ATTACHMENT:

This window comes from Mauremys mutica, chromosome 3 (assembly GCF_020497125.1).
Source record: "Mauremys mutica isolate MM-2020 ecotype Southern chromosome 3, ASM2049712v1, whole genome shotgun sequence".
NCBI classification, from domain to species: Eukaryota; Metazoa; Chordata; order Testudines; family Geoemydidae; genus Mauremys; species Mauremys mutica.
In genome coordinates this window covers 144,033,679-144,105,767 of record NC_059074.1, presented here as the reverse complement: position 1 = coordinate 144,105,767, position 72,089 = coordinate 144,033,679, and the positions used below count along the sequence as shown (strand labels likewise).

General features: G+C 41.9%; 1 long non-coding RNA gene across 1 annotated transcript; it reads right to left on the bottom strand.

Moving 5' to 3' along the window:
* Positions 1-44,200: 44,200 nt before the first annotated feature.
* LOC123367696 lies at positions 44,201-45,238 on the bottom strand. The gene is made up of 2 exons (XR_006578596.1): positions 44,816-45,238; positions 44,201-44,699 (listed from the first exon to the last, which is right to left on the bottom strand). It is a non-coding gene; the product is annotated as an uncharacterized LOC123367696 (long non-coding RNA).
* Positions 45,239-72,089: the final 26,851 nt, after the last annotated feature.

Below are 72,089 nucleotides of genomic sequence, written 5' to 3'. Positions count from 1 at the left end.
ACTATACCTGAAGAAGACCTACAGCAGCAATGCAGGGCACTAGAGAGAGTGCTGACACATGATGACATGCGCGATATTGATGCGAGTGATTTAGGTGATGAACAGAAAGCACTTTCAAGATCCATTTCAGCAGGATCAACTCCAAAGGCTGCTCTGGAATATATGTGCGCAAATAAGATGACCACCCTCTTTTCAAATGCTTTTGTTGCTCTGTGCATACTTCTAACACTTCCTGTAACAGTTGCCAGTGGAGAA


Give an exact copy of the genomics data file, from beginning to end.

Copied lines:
This window comes from Mauremys mutica, chromosome 3 (assembly GCF_020497125.1).
Source record: "Mauremys mutica isolate MM-2020 ecotype Southern chromosome 3, ASM2049712v1, whole genome shotgun sequence".
NCBI classification, from domain to species: Eukaryota; Metazoa; Chordata; order Testudines; family Geoemydidae; genus Mauremys; species Mauremys mutica.
In genome coordinates this window covers 144,033,679-144,105,767 of record NC_059074.1, presented here as the reverse complement: position 1 = coordinate 144,105,767, position 72,089 = coordinate 144,033,679, and the positions used below count along the sequence as shown (strand labels likewise).

General features: G+C 41.9%; 1 long non-coding RNA gene across 1 annotated transcript; it reads right to left on the bottom strand.

Moving 5' to 3' along the window:
* Positions 1-44,200: 44,200 nt before the first annotated feature.
* LOC123367696 lies at positions 44,201-45,238 on the bottom strand. The gene is made up of 2 exons (XR_006578596.1): positions 44,816-45,238; positions 44,201-44,699 (listed from the first exon to the last, which is right to left on the bottom strand). It is a non-coding gene; the product is annotated as an uncharacterized LOC123367696 (long non-coding RNA).
* Positions 45,239-72,089: the final 26,851 nt, after the last annotated feature.

Below are 72,089 nucleotides of genomic sequence, written 5' to 3'. Positions count from 1 at the left end.
ACTATACCTGAAGAAGACCTACAGCAGCAATGCAGGGCACTAGAGAGAGTGCTGACACATGATGACATGCGCGATATTGATGCGAGTGATTTAGGTGATGAACAGAAAGCACTTTCAAGATCCATTTCAGCAGGATCAACTCCAAAGGCTGCTCTGGAATATATGTGCGCAAATAAGATGACCACCCTCTTTTCAAATGCTTTTGTTGCTCTGTGCATACTTCTAACACTTCCTGTAACAGTTGCCAGTGGAGAA